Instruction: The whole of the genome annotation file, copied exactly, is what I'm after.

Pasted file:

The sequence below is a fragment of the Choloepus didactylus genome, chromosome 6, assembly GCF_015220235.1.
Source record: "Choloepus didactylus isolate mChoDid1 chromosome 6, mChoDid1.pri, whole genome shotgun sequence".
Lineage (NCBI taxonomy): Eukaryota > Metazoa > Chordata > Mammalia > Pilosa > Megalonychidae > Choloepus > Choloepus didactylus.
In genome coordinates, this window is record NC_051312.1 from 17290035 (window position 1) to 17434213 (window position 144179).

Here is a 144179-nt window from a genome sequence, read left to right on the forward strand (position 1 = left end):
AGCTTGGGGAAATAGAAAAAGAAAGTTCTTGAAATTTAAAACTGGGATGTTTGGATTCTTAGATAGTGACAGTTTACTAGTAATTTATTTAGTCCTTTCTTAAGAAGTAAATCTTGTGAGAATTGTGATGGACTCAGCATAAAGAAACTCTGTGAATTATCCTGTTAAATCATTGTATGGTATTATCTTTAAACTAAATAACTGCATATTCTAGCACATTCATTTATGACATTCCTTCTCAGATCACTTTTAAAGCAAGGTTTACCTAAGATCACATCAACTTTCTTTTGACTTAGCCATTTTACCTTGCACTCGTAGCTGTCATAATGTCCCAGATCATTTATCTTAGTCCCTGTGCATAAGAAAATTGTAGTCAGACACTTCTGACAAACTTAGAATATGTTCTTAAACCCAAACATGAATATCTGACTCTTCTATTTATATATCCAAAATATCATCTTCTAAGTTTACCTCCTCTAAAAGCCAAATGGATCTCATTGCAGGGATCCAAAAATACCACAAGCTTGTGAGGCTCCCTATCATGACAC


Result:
The sequence below is a fragment of the Choloepus didactylus genome, chromosome 6, assembly GCF_015220235.1.
Source record: "Choloepus didactylus isolate mChoDid1 chromosome 6, mChoDid1.pri, whole genome shotgun sequence".
Lineage (NCBI taxonomy): Eukaryota > Metazoa > Chordata > Mammalia > Pilosa > Megalonychidae > Choloepus > Choloepus didactylus.
In genome coordinates, this window is record NC_051312.1 from 17290035 (window position 1) to 17434213 (window position 144179).

Here is a 144179-nt window from a genome sequence, read left to right on the forward strand (position 1 = left end):
AGCTTGGGGAAATAGAAAAAGAAAGTTCTTGAAATTTAAAACTGGGATGTTTGGATTCTTAGATAGTGACAGTTTACTAGTAATTTATTTAGTCCTTTCTTAAGAAGTAAATCTTGTGAGAATTGTGATGGACTCAGCATAAAGAAACTCTGTGAATTATCCTGTTAAATCATTGTATGGTATTATCTTTAAACTAAATAACTGCATATTCTAGCACATTCATTTATGACATTCCTTCTCAGATCACTTTTAAAGCAAGGTTTACCTAAGATCACATCAACTTTCTTTTGACTTAGCCATTTTACCTTGCACTCGTAGCTGTCATAATGTCCCAGATCATTTATCTTAGTCCCTGTGCATAAGAAAATTGTAGTCAGACACTTCTGACAAACTTAGAATATGTTCTTAAACCCAAACATGAATATCTGACTCTTCTATTTATATATCCAAAATATCATCTTCTAAGTTTACCTCCTCTAAAAGCCAAATGGATCTCATTGCAGGGATCCAAAAATACCACAAGCTTGTGAGGCTCCCTATCATGACAC